By Shiro Perera Torquato, Ph.D.
Surgical weight loss is an important decision that many people make to improve their health, appearance and self-esteem. After years of trying endless diets with little success you may have considered this as an option for yourself. Bariatric surgery, such as Gastric by-pass surgery or Lap-Band surgery are two of the most common procedures utilized today for surgical weight loss. However, before you make your final decision regarding surgical weight loss you may want to know some of the steps that need to be taken.
Prior to the surgery being scheduled, most bariatric surgeons refer the patient for a full physical exam with lab work and a consultation with a nutritionist. Also, some surgeons require that their patients attend an informational seminar where the surgical procedure and post-surgical life changes are reviewed. Occasionally former patients who had successful weight loss as a result of their surgery discuss their experience and answer questions during these seminars. Finally, most surgeons or medical centers also require patients to undergo a psychiatric or psychological evaluation prior to surgery. The purpose of this evaluation is to assess the patient’s current psychological status and ability to follow through on the dramatic life style changes required for the surgery to be successful.
A pre-surgical psychological evaluation for bariatric surgery involves an extensive clinical interview that reviews the patient’s history of psychological issues and treatment, substance abuse, family history, educational and occupational history, medical history, previous attempts at weight loss, emotional/family supports and a Mental Status Examination. This latter part of the interview involves discussing the individual’s daily functioning and any factors or stressors that may be contributing to problems with that functioning, such as severe insomnia. On occasion formal psychological testing is administered.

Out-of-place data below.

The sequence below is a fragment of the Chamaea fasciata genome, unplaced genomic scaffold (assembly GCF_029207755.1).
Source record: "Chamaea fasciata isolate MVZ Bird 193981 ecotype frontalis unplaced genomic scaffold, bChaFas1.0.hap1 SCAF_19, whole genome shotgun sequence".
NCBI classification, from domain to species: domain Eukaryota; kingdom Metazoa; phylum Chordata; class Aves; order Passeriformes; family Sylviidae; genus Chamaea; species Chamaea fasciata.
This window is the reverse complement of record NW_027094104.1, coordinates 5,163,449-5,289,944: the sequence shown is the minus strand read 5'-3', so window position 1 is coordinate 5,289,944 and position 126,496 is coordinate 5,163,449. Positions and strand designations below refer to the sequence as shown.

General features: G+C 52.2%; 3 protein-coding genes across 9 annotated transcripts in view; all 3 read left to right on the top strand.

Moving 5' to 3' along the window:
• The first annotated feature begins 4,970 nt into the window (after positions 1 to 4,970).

In addition, whether the patient fully comprehends the seriousness of the procedure and possible risks, as well as the lifestyle changes and follow-up that must take place post-surgically are assessed. For example, if a patient has unrealistic expectations about the outcome of surgery, such as a sudden improvement in their self-esteem or social relationships, then they may not be a good candidate for the surgery. Also, if a patient lacks the emotional/family support to follow through with the very strict eating requirements after surgery, the likelihood that they will suffer complications increases. So, weight loss surgery would not be successful or recommended for these individuals.
Are you wondering, “What are these complications?” Well, besides the medical risks associated with any major surgery there are the emotional complications. For example, if you are the type of person that is has a very busy schedule and is used to eating one or two large meals a day and you have to change your habits to eating many small meals throughout the day, this change in your lifestyle may be very difficult to consistently implement. Moreover, many individuals who have struggled with being overweight often use food to decrease stress or cope with problems in their lives. For some people eating is a way of “self-soothing” when they are depressed or anxious. If you are this type of person, and have not found alternative ways to cope with negative feelings, having bariatric surgery may cause more emotional distress when you can no longer use food to meet those emotional needs. With this in mind, it may be beneficial to seek therapy first to learn other coping strategies before pursuing the weight loss surgery.
So, before you make the final decision, educate yourself as much as possible about the surgical procedure and possible risks and complications. The more you know about the physical aspects of the surgery and life afterwards, the better your results will be. From an emotional standpoint, it is also important to understand the role that food plays in your life, before you embark on this journey to become a healthier you.